Harris Corporation Successfully Completes Critical Implementation Review of U.S. Army’s MET Program
Potential $600 Million Contract Now Moves to Manufacturing Phase
MELBOURNE, FL - Just nine months after the contract award, Harris Corporation (NYSE:HRS) successfully completed the Critical Implementation Review for the U.S. Army’s Modernization of Enterprise Terminals (MET) program. These next-generation, military satellite communications terminals will provide the worldwide backbone for high-priority military communications and missile defense systems.
Completion of this critical review establishes the design baseline of the terminals. It enables the 10-year program to move into the next phase, which includes manufacturing, coding, integration, test and certification of the First Article Test units. The review was conducted January 12-15 in Melbourne, Florida, by the Project Manager, Defense Communications and Army Transmission Systems team, an organization within the Program Executive Office for Enterprise Information Systems.
“Completing this review in only nine months is a major step forward for the MET program. It establishes a common understanding of the design baseline and ensures all technical, program and supportability requirements are properly accounted for in the design,” said Wes Covell, president of Harris Defense Programs.
Harris is the prime contractor for the Indefinite Delivery/Indefinite Quantity contract valued at a potential $600 million. The company will develop, test and certify four unique terminal configurations during a 30-month, First Article Test phase. In addition, Harris will provide production hardware under a five-year base contract, with one five-year option. It will also support field activities such as site preparation, installation, test, operations and maintenance. The next major milestone in the program will be the Test Readiness Review, scheduled for September 2010.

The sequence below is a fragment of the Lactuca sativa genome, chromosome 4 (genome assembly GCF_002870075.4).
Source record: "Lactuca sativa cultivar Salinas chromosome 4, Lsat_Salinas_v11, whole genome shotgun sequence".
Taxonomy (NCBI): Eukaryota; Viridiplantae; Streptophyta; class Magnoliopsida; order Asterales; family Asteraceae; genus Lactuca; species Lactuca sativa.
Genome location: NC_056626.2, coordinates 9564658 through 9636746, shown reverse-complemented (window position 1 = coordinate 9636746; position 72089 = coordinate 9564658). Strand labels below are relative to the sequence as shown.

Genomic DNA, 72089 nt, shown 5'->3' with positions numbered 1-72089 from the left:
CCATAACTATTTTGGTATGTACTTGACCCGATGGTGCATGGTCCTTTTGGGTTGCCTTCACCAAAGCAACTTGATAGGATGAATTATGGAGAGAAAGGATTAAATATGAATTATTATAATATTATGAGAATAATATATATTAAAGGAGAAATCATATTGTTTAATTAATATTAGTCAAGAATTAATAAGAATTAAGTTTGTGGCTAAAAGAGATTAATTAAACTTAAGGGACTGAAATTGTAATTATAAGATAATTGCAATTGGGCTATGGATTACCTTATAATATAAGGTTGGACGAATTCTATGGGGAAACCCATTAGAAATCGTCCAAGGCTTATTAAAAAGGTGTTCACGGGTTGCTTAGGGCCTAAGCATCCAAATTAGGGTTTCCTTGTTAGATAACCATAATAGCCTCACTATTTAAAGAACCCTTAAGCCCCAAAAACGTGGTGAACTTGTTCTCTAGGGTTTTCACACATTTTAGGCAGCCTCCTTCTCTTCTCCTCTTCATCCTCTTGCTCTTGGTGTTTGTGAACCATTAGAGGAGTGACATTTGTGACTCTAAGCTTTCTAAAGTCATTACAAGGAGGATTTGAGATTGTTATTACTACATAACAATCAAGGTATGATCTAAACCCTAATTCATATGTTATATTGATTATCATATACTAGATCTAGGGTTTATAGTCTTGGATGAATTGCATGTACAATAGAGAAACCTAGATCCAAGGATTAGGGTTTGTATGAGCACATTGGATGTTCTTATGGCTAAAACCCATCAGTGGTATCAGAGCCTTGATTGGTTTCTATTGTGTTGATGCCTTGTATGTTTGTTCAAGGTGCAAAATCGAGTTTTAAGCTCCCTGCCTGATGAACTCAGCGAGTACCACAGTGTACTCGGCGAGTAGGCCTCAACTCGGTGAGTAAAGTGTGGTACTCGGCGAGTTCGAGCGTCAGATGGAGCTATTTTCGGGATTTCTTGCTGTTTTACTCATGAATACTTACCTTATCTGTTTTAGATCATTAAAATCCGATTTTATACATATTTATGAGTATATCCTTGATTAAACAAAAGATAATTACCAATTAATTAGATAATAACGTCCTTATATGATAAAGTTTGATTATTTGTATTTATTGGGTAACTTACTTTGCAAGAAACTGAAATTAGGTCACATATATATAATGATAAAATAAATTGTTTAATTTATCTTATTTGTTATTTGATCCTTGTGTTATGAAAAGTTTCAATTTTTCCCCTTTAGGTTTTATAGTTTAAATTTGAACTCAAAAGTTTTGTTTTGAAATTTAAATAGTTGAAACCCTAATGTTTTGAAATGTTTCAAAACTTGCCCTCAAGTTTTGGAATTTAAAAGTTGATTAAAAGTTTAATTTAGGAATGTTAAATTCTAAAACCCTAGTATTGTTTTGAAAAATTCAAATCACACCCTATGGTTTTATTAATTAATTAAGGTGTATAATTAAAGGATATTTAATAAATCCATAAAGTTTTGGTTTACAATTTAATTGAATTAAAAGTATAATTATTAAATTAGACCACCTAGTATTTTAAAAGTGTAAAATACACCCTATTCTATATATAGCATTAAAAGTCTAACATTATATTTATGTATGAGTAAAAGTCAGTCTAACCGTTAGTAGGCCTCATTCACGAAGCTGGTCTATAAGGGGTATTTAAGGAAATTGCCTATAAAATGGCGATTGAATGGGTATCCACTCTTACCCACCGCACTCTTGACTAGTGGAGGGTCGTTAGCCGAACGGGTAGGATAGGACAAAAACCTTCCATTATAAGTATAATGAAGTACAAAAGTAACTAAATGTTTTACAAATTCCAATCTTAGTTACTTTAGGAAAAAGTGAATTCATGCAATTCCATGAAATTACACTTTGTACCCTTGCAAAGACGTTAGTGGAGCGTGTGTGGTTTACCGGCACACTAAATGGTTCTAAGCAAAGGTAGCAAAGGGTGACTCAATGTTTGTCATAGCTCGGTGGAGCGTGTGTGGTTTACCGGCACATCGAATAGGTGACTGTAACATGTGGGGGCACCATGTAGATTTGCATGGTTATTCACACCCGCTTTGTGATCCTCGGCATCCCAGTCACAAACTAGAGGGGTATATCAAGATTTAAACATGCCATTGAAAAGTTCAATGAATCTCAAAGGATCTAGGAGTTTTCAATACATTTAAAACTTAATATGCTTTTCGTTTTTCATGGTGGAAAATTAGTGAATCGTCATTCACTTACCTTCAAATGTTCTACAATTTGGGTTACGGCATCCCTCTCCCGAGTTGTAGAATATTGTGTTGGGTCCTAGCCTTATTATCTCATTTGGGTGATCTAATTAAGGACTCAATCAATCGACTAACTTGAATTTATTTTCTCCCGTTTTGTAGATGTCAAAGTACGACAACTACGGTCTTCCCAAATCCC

Under the MET program, Harris will replace up to 80 AN/GSC-52, AN/GSC-39, AN/FSC-78 and other aging strategic satellite communications terminals around the world. Their replacements will be new X-band or simultaneous X- and Ka-band terminals capable of interfacing with the new Wideband Global Satellite constellation, as well as with legacy satellite systems.
The new terminals will support Internet Protocol and Dedicated Circuit Connectivity within the Global Information Grid, providing critical “reach-back” capability for the warfighter. This capability enables a soldier in the field to communicate back to the main base or command, accessing resources not available at that remote location.
Harris Defense Programs develops, supplies and integrates communications and information processing products, systems, and networks for a diverse base of aerospace, terrestrial and maritime applications supporting U.S. Department of Defense missions. Harris is committed to delivering leading-edge technologies that support the military’s ongoing transformation to network-centric communications.
A high-resolution photograph of the GSC-52 terminal is available at www.harris.com/harris/whats_new/GSC-52.jpg. A high-resolution photograph of the MET is available at www.harris.com/harris/whats_new/met.jpg.
About Harris Corporation
Harris is an international communications and information technology company serving government and commercial markets in more than 150 countries. Headquartered in Melbourne, Florida, the company has approximately $5 billion of annual revenue and more than 15,000 employees — including nearly 7,000 engineers and scientists. Harris is dedicated to developing best-in-class assured communications® products, systems, and services. Additional information about Harris Corporation is available at www.harris.com.
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This press release contains forward-looking statements that reflect management’s current expectations, assumptions and estimates of future performance and economic conditions. Such statements are made in reliance upon the safe harbor provisions of Section 27A of the Securities Act of 1933 and Section 21E of the Securities Exchange Act of 1934. The company cautions investors that any forward-looking statements are subject to risks and uncertainties that may cause actual results and future trends to differ materially from those matters expressed in or implied by such forward-looking statements. Statements about the expected value of the program to Harris are forward-looking and involve risks and uncertainties. Other factors that may impact the company’s results and forward-looking statement may be disclosed in the company’s filings with the SEC. Harris disclaims any intention or obligation to update or revise any forward-looking statements, whether as a result of new information, future events, or otherwise.
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